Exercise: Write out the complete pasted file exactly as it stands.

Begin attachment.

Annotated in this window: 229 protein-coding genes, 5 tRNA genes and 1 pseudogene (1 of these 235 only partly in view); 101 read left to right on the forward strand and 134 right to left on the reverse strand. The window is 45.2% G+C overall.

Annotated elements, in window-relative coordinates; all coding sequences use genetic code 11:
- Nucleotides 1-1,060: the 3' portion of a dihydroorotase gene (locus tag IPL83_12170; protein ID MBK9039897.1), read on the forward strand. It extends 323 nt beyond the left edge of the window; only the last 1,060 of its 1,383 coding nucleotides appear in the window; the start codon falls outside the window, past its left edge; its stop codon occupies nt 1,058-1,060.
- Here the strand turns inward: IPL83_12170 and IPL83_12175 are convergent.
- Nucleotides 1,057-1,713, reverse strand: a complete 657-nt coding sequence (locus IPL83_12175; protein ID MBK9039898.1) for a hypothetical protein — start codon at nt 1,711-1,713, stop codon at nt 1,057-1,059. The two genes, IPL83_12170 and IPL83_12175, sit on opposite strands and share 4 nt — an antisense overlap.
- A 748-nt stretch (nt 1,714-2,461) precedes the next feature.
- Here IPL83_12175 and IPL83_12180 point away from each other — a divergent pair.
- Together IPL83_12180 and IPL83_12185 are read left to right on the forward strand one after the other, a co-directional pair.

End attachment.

Annotated in this window: 229 protein-coding genes, 5 tRNA genes and 1 pseudogene (1 of these 235 only partly in view); 101 read left to right on the forward strand and 134 right to left on the reverse strand. The window is 45.2% G+C overall.

Annotated elements, in window-relative coordinates; all coding sequences use genetic code 11:
- Nucleotides 1-1,060: the 3' portion of a dihydroorotase gene (locus tag IPL83_12170; protein ID MBK9039897.1), read on the forward strand. It extends 323 nt beyond the left edge of the window; only the last 1,060 of its 1,383 coding nucleotides appear in the window; the start codon falls outside the window, past its left edge; its stop codon occupies nt 1,058-1,060.
- Here the strand turns inward: IPL83_12170 and IPL83_12175 are convergent.
- Nucleotides 1,057-1,713, reverse strand: a complete 657-nt coding sequence (locus IPL83_12175; protein ID MBK9039898.1) for a hypothetical protein — start codon at nt 1,711-1,713, stop codon at nt 1,057-1,059. The two genes, IPL83_12170 and IPL83_12175, sit on opposite strands and share 4 nt — an antisense overlap.
- A 748-nt stretch (nt 1,714-2,461) precedes the next feature.
- Here IPL83_12175 and IPL83_12180 point away from each other — a divergent pair.
- Together IPL83_12180 and IPL83_12185 are read left to right on the forward strand one after the other, a co-directional pair.